|Laurence Olivier as Hamlet.|
"To be or not to be?" is arguably the most famous line in the entire Shakespearean canon and has been performed by some of the finest actors to grace the stage.
The soliloquy is a fine example of Shakespeare’s ability to express a character’s torment with nothing other than language. Obviously, in performance, the speech’s power is even more potent, but the speech alone adequately express the tumultuous workings of Hamlet’s mind.
Clearly, it is not just the words that create such an extraordinary effect, the type of verse is crucial too.
The soliloquy is written in iambic pentameter with many of the lines having a feminine ending, meaning that they have eleven syllables rather than ten, the last of which is unstressed. Iambic pentameter with a feminine ending was a popular choice of Shakespeare’s and is used to similar effect in Macbeth’s “Tomorrow” speech.
Giving 'To be or not to be?' a Little Context
Perhaps the most well known soliloquy, the speech comes during the third act of Hamlet, by which point the eponymous hero’s sanity is beginning to unravel, or at least, this is what the audience is led to believe. Whether or not Hamlet is feigning madness is still hotly debated, but it would certainly seem that by Act Three he cannot be described as being of entirely sound mind.
The audience is aware of Hamlet’s determination to avenge the death of his father, but it is clear that he is unsure (to put it mildly) of the best course of action. In the interim, his peculiar behaviour has resembled that of a spoilt teenager and his mother, Gertrude, describes “…Hamlet’s wildness…”(III.i) to Ophelia.
What is Hamlet Talking About in The 'To be or not to be' Speech?
|What is Hamlet chatting about?|
Another reason that the soliloquy is so memorable and well loved is that Shakespeare has posed a dichotomy. In other words, the first lines present questions with diametrically opposite choices, for example, “To be or not to be?” and “Whether ‘tis nobler in the mind to suffer The slings and arrows of outrageous fortune, Or to take arms against a sea of troubles…”(III.i).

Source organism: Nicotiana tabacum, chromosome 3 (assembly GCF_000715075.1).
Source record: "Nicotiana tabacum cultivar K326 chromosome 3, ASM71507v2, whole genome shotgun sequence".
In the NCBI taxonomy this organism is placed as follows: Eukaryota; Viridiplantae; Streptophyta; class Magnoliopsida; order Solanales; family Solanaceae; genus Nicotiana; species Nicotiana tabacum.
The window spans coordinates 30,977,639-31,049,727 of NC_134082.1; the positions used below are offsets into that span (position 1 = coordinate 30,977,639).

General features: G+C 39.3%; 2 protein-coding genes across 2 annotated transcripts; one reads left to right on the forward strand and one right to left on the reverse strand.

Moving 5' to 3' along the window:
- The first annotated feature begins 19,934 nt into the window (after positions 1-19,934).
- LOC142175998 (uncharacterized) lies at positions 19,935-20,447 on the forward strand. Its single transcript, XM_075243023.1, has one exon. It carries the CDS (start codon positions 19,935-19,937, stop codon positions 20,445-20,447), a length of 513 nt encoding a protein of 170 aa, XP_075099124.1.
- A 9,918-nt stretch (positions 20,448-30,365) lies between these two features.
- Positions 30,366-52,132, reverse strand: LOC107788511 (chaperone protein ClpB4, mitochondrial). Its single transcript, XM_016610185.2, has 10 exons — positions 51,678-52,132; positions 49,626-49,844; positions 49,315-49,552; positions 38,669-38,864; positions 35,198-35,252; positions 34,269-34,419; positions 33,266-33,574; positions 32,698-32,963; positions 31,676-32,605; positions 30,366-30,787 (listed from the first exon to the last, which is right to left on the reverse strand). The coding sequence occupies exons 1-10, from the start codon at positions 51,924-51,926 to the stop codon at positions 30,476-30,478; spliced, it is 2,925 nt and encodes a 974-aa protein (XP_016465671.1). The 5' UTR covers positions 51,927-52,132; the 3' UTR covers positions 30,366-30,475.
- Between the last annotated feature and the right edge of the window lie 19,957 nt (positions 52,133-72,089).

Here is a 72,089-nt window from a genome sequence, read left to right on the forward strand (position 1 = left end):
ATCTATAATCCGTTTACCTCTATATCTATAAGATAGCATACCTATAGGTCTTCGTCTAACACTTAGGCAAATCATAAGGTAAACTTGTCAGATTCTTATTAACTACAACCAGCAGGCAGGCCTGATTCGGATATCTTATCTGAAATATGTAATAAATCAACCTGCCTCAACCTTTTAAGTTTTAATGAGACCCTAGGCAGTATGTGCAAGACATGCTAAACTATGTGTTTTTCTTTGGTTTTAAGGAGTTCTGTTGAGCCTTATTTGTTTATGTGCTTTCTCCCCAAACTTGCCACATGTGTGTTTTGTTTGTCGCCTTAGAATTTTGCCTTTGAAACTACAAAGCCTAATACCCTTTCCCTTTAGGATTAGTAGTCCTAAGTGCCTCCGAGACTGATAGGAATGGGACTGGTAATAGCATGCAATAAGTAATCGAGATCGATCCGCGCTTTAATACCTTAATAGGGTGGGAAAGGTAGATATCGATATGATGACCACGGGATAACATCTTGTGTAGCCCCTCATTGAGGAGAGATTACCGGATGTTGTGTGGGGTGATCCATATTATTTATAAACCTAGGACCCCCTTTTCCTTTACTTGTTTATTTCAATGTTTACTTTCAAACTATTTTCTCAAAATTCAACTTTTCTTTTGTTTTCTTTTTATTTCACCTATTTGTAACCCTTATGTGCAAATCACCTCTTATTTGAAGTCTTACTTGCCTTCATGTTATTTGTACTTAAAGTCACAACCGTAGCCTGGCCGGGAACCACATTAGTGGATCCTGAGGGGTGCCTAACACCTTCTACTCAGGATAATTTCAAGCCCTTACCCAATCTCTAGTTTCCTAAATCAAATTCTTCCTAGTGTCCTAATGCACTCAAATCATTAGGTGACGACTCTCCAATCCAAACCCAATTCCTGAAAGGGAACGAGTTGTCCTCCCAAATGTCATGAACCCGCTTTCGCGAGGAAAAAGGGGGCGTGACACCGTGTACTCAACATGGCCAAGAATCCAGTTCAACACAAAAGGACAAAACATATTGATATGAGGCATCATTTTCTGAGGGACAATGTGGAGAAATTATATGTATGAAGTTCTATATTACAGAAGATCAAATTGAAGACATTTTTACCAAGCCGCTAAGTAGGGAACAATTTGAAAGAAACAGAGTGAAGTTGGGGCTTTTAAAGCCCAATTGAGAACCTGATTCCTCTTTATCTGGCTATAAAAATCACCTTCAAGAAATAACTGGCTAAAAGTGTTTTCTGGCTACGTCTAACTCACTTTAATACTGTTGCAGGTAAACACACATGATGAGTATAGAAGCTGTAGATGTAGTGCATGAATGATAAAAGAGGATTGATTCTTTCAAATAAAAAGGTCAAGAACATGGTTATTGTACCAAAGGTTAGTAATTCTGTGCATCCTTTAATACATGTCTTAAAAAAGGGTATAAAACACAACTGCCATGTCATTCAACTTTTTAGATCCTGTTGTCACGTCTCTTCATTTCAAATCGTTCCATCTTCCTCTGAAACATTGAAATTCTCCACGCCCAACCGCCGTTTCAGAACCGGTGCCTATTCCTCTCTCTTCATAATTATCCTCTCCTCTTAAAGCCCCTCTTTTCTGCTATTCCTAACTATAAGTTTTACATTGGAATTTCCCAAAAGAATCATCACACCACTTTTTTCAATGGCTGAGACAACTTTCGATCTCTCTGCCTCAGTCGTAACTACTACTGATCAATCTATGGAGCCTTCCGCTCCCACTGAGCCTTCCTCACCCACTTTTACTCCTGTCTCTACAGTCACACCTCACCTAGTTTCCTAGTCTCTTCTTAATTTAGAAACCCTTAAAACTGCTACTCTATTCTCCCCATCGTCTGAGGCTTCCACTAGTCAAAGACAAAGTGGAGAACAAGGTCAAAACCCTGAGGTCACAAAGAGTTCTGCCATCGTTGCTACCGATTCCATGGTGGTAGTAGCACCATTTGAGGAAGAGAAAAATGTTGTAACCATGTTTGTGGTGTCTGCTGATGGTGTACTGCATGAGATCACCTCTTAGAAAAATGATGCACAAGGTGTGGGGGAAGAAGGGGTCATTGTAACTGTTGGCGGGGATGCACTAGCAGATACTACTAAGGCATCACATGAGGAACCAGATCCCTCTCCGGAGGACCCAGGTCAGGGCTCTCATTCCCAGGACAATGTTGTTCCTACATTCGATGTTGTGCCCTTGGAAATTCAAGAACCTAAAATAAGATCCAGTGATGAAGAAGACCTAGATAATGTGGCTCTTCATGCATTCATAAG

We swing from one side to the other, almost like the ticking of the clock, which fits beautifully with the iambic rhythm. In an odd way, the soliloquy is both soothing and disturbing.
What is The Answer to The Question 'To be or not to be?'
Although Hamlet seems to draw the conclusion that death is a “…consummation Devoutly to be wish’d…”(III.i), he finds himself with a reason to doubt his conclusion.
This is not only typical of Hamlet’s character, but it is also indicative of the human condition, because death is inevitable, but it also the big unknown. As Hamlet puts it, “For in that sleep of death what dreams may come, When we have shuffled off this mortal coil, Must give us pause.”(III.i).
Towards the end of the speech, Hamlet claims that “…conscience does make cowards of us all: And thus the native hue of resolution Is sicklied o’er with the pale cast of thought, And enterprises of great pitch and moment, With this regard, their currents turn awry And lose the name of action.”(III.i)
These final lines rather neatly describe the character of Hamlet. In fact, it could be argued that it is a moment of very clear self-recognition. The kind of clarity we would expect from a madman? I think not.
For an insight into the performance of "To be or not to be?", take a look at Kenneth Branagh's 1996 adaptation.